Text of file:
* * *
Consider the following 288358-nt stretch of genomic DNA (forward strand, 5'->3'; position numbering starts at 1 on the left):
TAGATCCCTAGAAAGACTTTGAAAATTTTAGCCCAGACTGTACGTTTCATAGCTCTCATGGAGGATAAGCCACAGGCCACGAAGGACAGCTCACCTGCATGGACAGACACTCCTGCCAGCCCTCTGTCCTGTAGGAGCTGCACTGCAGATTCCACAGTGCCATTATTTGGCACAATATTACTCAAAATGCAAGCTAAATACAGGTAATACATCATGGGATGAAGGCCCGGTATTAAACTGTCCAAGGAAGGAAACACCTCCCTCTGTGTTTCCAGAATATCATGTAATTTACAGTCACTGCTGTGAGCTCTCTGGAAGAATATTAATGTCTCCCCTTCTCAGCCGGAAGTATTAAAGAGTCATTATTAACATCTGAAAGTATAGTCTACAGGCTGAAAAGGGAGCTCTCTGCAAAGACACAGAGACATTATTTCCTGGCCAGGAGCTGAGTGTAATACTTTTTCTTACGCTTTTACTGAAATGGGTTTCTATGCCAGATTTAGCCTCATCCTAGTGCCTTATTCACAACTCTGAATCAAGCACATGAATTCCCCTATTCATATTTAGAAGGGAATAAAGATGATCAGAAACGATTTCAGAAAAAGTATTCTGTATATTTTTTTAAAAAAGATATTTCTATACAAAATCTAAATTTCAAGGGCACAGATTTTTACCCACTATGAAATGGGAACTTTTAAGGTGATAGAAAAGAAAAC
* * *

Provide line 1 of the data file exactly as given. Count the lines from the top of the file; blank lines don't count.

Consider the following 288358-nt stretch of genomic DNA (forward strand, 5'->3'; position numbering starts at 1 on the left):